KUALA LUMPUR, March 18 ― The police questioned today three people about a recent Women’s Day march that was widely slammed because of protesters’ call for lesbian, gay, bisexual and transgender (LGBT) rights.
Datuk Gurdial Singh Nijar, who represented one of the unidentified trio, insisted that organisers of the march in Kuala Lumpur on March 9 had complied with the 10-day rule under Section 9(1) of the Peaceful Assembly Act 2012 to notify authorities about the rally.
“The organisers submitted the proper (permit application) form on (February) 26th, the march was on (March) 9th,” Gurdial told reporters at the Dang Wangi district police headquarters here today.
Organisers of the International Women’s Day march previously said they were under investigation for sedition and illegal assembly.
Gurdial said today that the police were helpful in assisting and facilitating a peaceful demonstration on March 9.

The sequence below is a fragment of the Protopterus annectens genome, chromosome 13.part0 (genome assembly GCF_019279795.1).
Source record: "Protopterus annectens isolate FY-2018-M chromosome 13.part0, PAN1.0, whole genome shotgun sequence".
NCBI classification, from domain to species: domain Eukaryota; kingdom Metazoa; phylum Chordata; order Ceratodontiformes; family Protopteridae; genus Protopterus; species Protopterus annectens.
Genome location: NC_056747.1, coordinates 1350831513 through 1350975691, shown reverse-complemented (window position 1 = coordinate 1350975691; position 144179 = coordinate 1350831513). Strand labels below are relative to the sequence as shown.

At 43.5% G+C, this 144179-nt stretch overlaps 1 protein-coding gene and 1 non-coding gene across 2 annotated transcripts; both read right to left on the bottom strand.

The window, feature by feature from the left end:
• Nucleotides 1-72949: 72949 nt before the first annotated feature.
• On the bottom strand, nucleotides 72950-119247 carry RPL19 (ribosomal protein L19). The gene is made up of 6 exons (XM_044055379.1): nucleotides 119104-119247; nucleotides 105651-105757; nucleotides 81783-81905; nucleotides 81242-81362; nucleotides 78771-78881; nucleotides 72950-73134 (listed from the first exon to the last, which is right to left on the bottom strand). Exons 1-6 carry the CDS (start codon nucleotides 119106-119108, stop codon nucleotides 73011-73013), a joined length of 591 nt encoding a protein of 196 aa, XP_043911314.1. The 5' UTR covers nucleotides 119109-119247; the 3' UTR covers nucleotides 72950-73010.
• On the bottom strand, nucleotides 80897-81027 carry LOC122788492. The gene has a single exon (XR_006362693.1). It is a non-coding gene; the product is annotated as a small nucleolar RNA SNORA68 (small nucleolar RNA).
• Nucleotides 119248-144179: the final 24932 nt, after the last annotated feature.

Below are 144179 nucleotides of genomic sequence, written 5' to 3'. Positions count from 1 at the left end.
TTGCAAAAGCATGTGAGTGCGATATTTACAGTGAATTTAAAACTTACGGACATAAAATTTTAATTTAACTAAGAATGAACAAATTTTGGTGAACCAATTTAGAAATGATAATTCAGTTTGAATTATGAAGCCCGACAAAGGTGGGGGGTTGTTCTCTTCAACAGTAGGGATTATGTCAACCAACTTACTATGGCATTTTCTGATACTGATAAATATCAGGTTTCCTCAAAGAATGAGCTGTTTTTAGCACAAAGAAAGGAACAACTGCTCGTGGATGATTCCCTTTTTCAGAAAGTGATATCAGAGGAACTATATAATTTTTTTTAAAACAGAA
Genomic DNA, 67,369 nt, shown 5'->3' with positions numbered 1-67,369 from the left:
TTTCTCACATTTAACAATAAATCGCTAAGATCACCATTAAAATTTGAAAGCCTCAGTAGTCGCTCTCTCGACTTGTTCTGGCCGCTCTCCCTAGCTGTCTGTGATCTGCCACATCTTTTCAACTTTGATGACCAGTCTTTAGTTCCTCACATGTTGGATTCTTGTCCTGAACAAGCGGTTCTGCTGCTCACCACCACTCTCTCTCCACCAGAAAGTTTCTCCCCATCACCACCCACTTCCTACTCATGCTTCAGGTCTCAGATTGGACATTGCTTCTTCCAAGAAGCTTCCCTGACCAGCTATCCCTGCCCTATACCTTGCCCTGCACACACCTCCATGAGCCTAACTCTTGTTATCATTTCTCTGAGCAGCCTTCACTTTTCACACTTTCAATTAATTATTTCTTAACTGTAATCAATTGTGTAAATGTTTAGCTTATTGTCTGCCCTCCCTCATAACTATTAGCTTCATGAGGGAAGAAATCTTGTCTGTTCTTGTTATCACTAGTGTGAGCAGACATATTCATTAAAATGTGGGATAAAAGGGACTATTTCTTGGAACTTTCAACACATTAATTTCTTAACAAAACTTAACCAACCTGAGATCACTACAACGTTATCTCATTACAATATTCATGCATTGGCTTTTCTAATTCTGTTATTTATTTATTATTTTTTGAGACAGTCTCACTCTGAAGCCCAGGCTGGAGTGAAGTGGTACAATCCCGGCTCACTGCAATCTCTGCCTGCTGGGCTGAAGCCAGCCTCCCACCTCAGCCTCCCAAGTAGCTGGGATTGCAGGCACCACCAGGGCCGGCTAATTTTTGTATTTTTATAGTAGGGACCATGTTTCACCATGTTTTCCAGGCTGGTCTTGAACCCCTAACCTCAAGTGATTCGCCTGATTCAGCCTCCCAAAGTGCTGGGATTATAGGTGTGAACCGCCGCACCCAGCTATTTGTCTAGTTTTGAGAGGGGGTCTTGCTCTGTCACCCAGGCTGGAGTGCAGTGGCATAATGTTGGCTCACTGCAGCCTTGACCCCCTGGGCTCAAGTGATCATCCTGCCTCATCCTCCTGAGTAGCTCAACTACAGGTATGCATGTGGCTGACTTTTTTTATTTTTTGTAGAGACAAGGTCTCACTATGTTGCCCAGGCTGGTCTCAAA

The police also had no issue with the organisers and demonstration after the event, he claimed.
“Subsequent to that, some voices were raised and this is where we say the present government should not try to engender this unity in a women population that is so united,” Gurdial said.
Gurdial, who is also National Human Rights Society (Hakam) president, urged the government not to fuel attempts to curtail people’s rights based on the views of small sectors of society.
“Hakam wants to register its very strong protest against the continuance of the repressive policies of the past government,” Gurdial said.
While acknowledging that the police were cordial, Gurdial pointed out that people would still have to come to a police station to exert their rights.
He said Hakam will be taking up the issue with the relevant authorities.
* A previous version of this story contained an error which has since been corrected.